What is the pathology of flat feet?
Usually we talk about flatfoot when there is a decrease in height of the longitudinal arch of the foot. It is generally accompanied by a deviation from the heel outward (what we call talus valgus) and therefore often called flat-valgus foot.
In children two types of flatfoot, flexible and rigid flatfoot flatfoot there basically.
The flexible flat foot is characterized by a foot with a normal skeletal structure but with a lot of flexibility in your joints. So when the child stands up and supports its weight, the bridge collapses and heel deviates outward. However, when we do put on tiptoe, reappears the bridge and the heel is placed corrected inward. This is the most common type of foot in children and is considered a normal situation during the first years of life.
The rigid flatfoot is characterized in that there are abnormal connections between the foot bones. This causes a deformity with lower height of the longitudinal arch and heel valgus. When the child stands on tiptoes, standing posture does not change because mobility is blocked by the union between bones. This situation is final and does not change with age.
How old is usually manifested?
Most children below 5 years usually have flexible flat feet. Also during the first two years of life is usually an accumulation of fatty tissue in the area of the longitudinal arch increases the appearance of flatfoot. Normally longitudinal arch height increases progressively the early years of life, by age 10 presents an appearance of normal foot and adolescence just completely formed.
However, there is a wide range of normality regarding the height of the longitudinal arch. Overall the girls usually have the bow more pronounced than boys. And in fact, up to 20% of the population never gets to develop a clear longitudinal arch and presents throughout life a flexible flat feet painless and functional. Therefore, now we consider the flexible flatfoot as a normal variant.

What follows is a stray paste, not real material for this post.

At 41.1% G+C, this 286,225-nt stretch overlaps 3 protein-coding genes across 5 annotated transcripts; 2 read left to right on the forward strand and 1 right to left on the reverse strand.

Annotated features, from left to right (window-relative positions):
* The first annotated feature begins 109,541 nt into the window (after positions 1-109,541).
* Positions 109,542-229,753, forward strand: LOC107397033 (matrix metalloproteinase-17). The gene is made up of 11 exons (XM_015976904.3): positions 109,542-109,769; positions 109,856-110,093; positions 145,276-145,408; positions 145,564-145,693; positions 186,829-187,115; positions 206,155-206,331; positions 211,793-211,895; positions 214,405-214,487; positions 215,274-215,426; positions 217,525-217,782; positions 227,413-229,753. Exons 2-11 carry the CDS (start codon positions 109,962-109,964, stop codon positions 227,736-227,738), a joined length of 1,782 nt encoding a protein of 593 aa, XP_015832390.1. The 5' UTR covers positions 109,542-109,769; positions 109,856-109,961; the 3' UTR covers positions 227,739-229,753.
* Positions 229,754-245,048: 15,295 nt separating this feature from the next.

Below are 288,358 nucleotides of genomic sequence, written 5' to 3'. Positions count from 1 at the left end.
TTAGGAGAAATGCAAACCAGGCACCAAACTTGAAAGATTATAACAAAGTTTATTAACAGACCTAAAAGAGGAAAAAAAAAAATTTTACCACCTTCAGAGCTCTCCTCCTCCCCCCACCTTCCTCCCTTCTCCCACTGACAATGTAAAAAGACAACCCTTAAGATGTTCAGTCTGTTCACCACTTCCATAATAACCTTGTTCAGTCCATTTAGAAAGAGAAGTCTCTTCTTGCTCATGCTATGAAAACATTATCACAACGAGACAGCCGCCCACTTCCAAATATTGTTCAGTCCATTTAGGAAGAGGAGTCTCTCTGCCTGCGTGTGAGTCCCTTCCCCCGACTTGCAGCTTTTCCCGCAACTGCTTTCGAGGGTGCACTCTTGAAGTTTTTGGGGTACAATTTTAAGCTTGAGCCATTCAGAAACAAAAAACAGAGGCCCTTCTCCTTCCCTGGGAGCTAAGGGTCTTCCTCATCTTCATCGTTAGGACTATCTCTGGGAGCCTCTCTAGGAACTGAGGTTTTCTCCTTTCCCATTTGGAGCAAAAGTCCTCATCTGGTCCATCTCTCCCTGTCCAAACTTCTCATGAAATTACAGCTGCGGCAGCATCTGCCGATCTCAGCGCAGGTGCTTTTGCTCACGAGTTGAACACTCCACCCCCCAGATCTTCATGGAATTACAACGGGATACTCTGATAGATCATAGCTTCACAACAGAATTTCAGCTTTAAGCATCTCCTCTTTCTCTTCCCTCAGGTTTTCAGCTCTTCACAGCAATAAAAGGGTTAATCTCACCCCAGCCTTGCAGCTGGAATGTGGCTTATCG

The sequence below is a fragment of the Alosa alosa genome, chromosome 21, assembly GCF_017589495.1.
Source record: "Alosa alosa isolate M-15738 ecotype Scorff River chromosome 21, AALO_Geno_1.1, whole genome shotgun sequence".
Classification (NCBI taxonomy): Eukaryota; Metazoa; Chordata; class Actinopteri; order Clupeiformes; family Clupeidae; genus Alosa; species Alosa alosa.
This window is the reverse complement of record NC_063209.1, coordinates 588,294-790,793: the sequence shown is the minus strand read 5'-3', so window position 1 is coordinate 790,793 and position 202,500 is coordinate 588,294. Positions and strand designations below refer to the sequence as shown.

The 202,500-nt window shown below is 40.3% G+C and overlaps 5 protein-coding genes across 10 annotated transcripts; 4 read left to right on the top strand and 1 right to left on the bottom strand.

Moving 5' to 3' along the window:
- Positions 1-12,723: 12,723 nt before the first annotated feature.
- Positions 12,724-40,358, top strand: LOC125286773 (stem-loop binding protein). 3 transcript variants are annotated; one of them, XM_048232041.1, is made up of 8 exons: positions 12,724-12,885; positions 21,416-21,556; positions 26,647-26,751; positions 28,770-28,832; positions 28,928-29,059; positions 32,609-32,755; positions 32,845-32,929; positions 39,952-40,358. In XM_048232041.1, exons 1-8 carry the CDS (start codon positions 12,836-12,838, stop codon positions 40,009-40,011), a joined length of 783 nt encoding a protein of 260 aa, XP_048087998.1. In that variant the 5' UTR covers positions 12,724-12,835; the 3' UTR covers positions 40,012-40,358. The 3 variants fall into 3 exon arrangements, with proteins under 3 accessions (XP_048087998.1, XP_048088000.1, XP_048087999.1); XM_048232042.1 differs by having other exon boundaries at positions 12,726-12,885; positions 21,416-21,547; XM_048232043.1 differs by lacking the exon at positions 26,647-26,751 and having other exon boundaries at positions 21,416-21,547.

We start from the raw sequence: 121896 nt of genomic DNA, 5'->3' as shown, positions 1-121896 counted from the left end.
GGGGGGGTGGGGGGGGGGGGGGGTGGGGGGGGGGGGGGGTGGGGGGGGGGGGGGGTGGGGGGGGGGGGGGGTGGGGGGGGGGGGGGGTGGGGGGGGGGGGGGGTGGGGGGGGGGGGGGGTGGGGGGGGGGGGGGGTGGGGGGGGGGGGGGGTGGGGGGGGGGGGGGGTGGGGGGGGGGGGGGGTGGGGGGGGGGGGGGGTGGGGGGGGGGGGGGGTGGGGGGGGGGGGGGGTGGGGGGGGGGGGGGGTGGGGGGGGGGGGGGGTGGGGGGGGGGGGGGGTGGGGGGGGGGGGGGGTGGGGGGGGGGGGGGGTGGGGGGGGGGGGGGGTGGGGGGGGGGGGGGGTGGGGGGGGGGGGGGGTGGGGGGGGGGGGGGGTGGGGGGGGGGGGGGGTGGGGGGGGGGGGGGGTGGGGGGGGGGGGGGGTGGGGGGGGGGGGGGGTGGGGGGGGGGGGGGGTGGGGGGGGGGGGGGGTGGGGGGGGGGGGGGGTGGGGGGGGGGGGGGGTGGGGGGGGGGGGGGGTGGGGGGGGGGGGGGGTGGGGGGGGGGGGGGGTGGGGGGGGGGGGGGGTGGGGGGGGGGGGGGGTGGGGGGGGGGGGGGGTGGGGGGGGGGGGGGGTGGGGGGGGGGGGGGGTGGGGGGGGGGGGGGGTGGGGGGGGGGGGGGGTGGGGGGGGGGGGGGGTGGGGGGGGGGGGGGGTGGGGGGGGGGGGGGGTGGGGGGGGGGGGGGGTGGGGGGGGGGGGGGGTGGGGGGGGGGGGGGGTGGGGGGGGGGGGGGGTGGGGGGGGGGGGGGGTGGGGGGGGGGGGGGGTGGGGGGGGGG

However, a flexible flatfoot very pronounced causes difficulties for footwear, friction on the inside and even pain with physical activities. These symptoms usually appears after age 10 and especially in adolescence, because standing mechanical load increases due to increased body weight as they usually do more physical activity.
Flatfoot rigid by abnormal bone joints not improve during growth and from 10 years can cause discomfort, often in the peroneal tendons (behind the fibula in the ankle) as contractured when trying to move some joints that are stiff for bone union. In addition, this bone union hinders the ability of the foot to adapt to uneven terrain and patients often have repeated ankle sprains. Therefore, given a child with sprained repetition should be studied not present bone alterations in the foot.
How I can tell if my child has flat feet?
Exploration is very simple. Should be placed behind the child and watch supports feet. If you notice the absence of longitudinal arch and a heel just wide outward, it is presenting a flat-valgus foot.
Then you should tell him to put on tiptoe. If in so doing, the longitudinal arch and heel appears corrected and placed in, it is a flexible flatfoot should not worry. If the stand on tiptoe, does not appear longitudinal arch and the heel is not corrected, it's probably a rigid flatfoot and should consult with pediatric orthopedist.
Flat feet do you have a solution? What is surgical treatment?
In general we believe that the flexible flatfoot not require treatment. The use of templates has proven to be effective to cause an increase of the longitudinal arch, but that their effect is the opposite, because by increasing the rigidity of the shoe sole, impedes the encouragement of development of internal muscles of the foot and its use is associated with persistence of flatfoot. It is generally recommended activities that develop internal intrinsic foot muscles, like walking on tiptoe, walk along the sandy beach or walk home barefoot (or with socks slip).
In cases of very accentuated flexible flat foot, painful or difficult for footwear, there are several reconstructive surgical options. The simplest is to place a rigid support between the talus and calcaneus bones avoiding subsidence of the longitudinal arch and heel valgus deformity. Generally this support remains a couple of years and then removed. In severe cases there are other more complex reconstructive techniques.
In cases of symptomatic little rigid flatfoot is usually sufficient rehabilitation treatment to reverse the contracture of the peroneal muscles. If there are very repetitive strain or pain that does not yield to rehabilitation treatment, it has to raise a surgical resection of abnormal bone union.